San Diego's Convention Center (file photo).
San Diego’s hoteliers got what they wanted from the city on Tuesday. The City Council gave them more control over the Convention Center’s operations. The decision comes on the eve of the hoteliers’ vote on financing the center’s expansion through higher hotel-room taxes.
The hotel owners are trying to squeeze greater influence over the center in exchange for their support of the expansion. By controlling the center’s sales and marketing, they could direct more events to their own hotels and offer better deals to groups wanting to book the center.
They argue fattening their bottom lines also fattens the city’s tax revenues. Organized labor and Convention Center staff contend that giving hotels power over the center’s marketing could hurt existing operations and leave taxpayers liable if sales goals aren’t met.
I’ve covered the specifics of this issue in recent days so I’m instead going to focus on three takeaways from Tuesday’s events. We’ll call them the three R’s: Rush, Rhetoric and Results.
You wouldn’t think that a $3.1 million annual contract would create such a ruckus. But on Tuesday, the council chambers were packed.
Mayor Jerry Sanders stayed through the two-and-a-half hour meeting, as did his current and past chiefs of staff. Other high-level policy advisors buzzed in and out. Suit-wearing business leaders and hoteliers filled the front rows. Orange-shirted union members filled the back.
At stake was the Convention Center’s management. Right now, the Convention Center Corp., a public agency, handles the center’s sales and marketing. Hoteliers, Sanders and expansion boosters wanted to switch that control to the San Diego Convention & Visitors Bureau, or ConVis, a private organization. The proposed marketing contract is for $3.1 million a year.
Before Tuesday’s vote, and even after it, no one estimated the effect on the bottom lines of the hoteliers, the center and city taxpayers. The switch didn’t even appear on the council agenda until Friday. Few details about the plan’s impact surfaced in the meantime.
But the council went forward anyway, voting 7-1 to give the go-ahead for the switch.
And without details on the deal’s financial effects, all that’s clear is the hoteliers won and labor lost.
The council decision came a few hours after the Convention Center’s nonprofit board similarly approved the switch. Its Tuesday meeting was its second in two days. Another sign of the rush: Both of the board’s meetings happened by phone.
Last night, one of the board’s nine members, Mick Musella, submitted his resignation in a one-sentence fax without giving a reason.
Musella is chairman of the ConVis board.
The words people used in the council hearing Tuesday spoke to the intensity of feeling on this issue. Union members compared the marketing switch to the Chargers ticket guarantee and previous pension decisions, some of the most infamous deals in the city’s history.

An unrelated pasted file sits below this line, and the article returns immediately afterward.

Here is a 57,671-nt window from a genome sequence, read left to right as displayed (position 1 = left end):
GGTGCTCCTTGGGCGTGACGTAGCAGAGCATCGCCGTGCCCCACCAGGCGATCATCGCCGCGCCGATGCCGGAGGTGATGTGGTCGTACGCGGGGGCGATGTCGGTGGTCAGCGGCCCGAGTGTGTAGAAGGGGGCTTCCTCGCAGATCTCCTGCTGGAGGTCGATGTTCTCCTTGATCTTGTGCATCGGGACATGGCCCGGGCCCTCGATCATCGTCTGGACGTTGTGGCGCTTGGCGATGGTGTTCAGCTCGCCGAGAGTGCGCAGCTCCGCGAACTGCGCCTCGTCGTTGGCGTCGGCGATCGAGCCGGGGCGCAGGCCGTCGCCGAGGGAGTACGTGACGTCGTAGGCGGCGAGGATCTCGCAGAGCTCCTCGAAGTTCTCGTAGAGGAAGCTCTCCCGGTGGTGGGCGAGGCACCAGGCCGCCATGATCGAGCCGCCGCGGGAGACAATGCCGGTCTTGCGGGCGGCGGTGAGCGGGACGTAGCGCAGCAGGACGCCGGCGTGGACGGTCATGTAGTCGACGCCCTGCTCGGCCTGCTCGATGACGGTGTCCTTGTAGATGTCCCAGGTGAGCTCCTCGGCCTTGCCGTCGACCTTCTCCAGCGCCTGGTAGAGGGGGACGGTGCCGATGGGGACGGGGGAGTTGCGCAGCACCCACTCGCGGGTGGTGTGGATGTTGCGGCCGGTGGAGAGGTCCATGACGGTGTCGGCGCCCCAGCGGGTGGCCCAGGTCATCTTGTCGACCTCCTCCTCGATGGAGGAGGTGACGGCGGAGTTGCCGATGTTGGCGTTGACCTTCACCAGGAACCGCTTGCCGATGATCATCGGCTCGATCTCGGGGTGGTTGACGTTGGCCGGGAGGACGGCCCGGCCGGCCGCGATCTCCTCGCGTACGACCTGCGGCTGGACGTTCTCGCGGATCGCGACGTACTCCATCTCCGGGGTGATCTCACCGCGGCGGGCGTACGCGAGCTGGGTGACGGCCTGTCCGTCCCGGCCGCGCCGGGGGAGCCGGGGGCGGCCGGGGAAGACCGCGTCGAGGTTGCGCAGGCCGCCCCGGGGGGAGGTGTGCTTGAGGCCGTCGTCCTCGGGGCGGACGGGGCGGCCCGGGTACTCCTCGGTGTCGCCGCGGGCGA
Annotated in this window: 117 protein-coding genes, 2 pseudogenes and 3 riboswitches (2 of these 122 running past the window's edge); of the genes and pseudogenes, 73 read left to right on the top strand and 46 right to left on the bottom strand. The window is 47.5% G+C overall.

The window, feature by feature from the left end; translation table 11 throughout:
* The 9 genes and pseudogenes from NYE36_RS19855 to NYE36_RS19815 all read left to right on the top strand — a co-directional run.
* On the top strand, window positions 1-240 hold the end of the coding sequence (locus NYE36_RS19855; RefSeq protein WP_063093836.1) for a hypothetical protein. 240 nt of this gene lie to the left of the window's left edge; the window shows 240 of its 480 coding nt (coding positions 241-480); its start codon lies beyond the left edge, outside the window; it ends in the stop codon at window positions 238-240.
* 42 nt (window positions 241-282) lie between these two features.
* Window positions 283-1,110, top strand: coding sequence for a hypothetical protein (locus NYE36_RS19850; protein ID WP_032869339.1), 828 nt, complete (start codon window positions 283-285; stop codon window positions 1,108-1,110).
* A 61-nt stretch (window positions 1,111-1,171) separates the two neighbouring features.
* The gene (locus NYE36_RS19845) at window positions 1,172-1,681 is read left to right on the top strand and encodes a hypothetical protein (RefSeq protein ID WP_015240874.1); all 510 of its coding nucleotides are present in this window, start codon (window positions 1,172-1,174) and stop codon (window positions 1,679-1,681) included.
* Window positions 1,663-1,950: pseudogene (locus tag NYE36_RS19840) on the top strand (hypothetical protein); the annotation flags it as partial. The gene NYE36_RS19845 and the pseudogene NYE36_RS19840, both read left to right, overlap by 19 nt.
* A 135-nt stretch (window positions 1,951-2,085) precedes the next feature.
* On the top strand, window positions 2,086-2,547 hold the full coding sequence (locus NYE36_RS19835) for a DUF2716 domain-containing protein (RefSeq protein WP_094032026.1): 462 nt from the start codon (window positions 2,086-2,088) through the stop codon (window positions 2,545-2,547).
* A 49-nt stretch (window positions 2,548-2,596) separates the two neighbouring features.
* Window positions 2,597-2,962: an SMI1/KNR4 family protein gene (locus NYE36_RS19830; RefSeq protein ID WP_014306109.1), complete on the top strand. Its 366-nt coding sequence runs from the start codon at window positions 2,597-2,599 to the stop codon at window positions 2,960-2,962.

“This could be the worst decision you all make in your entire time here at the City Council,” said Carlos Cota, who heads San Diego’s stagehands union.
On the other side, backers of the switch struggled to make their points consistent with past rhetoric about the Convention Center expansion and the center’s marketing now.
For months, boosters have cast the $520 million expansion as a win for San Diego, guaranteed on its own to attract more conventions. On Tuesday, though, their argument shifted: If the center expands, the city would have to market it better to make sure more conventions come.
Before the expansion was enough. Now backers say they need something more.
“The expansion alone will not guarantee the growth of the (visitor) industry,” Sanders said. “It requires an aggressive approach to sales and marketing. The convention industry is highly competitive and we must be able to outsell other cities.”
Like many other speakers, Joe Terzi, who heads ConVis, tried to walk a line between praising the Convention Center’s management, while emphasizing that his organization could do a better job.
“They have been exceptionally successful in running what I consider to be one of the most well-run and highest-quality centers that I’ve had an opportunity to experience,” Terzi said. “But frankly if you look at the booking patterns and what the center has been able to achieve, the booking patterns have been stagnating over the last number of years.”
Most of the end of the council meeting focused on procedural issues. The council required all the vital questions about the deal’s effects to be answered at a future committee hearing. It also left the Convention Center in control of booking events less than 18 months away. No council members save David Alvarez, who voted against the deal, questioned the underlying motivations.
Liam Dillon is a news reporter for voiceofsandiego.org. He covers San Diego City Hall, the 2012 mayor’s race and big building projects. What should he write about next?
Please contact him directly at email@example.com or 619.550.5663.
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